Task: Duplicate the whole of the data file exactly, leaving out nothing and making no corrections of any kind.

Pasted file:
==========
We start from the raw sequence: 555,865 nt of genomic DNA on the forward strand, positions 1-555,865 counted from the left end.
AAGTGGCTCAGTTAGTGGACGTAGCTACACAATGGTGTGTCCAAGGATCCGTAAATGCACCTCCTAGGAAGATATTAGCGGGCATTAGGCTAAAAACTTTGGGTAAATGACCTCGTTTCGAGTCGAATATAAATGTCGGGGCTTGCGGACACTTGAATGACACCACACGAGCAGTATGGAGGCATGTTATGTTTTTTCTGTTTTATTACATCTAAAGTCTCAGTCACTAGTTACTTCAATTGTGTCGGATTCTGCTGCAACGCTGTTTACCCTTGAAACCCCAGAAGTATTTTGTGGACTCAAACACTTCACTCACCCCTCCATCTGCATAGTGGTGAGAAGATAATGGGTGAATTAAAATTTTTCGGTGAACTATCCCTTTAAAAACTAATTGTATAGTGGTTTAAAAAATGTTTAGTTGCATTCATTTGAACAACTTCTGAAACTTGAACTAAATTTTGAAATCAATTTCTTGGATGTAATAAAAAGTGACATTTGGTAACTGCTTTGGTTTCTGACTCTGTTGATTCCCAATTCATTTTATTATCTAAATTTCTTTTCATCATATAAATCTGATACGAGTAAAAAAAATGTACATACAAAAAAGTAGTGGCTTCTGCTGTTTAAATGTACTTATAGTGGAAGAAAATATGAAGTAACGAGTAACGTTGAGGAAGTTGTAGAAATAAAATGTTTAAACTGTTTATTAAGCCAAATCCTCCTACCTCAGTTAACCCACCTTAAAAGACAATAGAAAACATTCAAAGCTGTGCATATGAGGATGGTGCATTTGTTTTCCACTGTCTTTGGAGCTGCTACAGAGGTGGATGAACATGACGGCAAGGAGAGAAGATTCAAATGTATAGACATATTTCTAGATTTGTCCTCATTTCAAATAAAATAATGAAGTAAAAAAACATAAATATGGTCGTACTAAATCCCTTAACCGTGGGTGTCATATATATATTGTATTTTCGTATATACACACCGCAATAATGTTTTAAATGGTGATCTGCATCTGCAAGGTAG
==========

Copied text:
We start from the raw sequence: 555,865 nt of genomic DNA on the forward strand, positions 1-555,865 counted from the left end.
AAGTGGCTCAGTTAGTGGACGTAGCTACACAATGGTGTGTCCAAGGATCCGTAAATGCACCTCCTAGGAAGATATTAGCGGGCATTAGGCTAAAAACTTTGGGTAAATGACCTCGTTTCGAGTCGAATATAAATGTCGGGGCTTGCGGACACTTGAATGACACCACACGAGCAGTATGGAGGCATGTTATGTTTTTTCTGTTTTATTACATCTAAAGTCTCAGTCACTAGTTACTTCAATTGTGTCGGATTCTGCTGCAACGCTGTTTACCCTTGAAACCCCAGAAGTATTTTGTGGACTCAAACACTTCACTCACCCCTCCATCTGCATAGTGGTGAGAAGATAATGGGTGAATTAAAATTTTTCGGTGAACTATCCCTTTAAAAACTAATTGTATAGTGGTTTAAAAAATGTTTAGTTGCATTCATTTGAACAACTTCTGAAACTTGAACTAAATTTTGAAATCAATTTCTTGGATGTAATAAAAAGTGACATTTGGTAACTGCTTTGGTTTCTGACTCTGTTGATTCCCAATTCATTTTATTATCTAAATTTCTTTTCATCATATAAATCTGATACGAGTAAAAAAAATGTACATACAAAAAAGTAGTGGCTTCTGCTGTTTAAATGTACTTATAGTGGAAGAAAATATGAAGTAACGAGTAACGTTGAGGAAGTTGTAGAAATAAAATGTTTAAACTGTTTATTAAGCCAAATCCTCCTACCTCAGTTAACCCACCTTAAAAGACAATAGAAAACATTCAAAGCTGTGCATATGAGGATGGTGCATTTGTTTTCCACTGTCTTTGGAGCTGCTACAGAGGTGGATGAACATGACGGCAAGGAGAGAAGATTCAAATGTATAGACATATTTCTAGATTTGTCCTCATTTCAAATAAAATAATGAAGTAAAAAAACATAAATATGGTCGTACTAAATCCCTTAACCGTGGGTGTCATATATATATTGTATTTTCGTATATACACACCGCAATAATGTTTTAAATGGTGATCTGCATCTGCAAGGTAG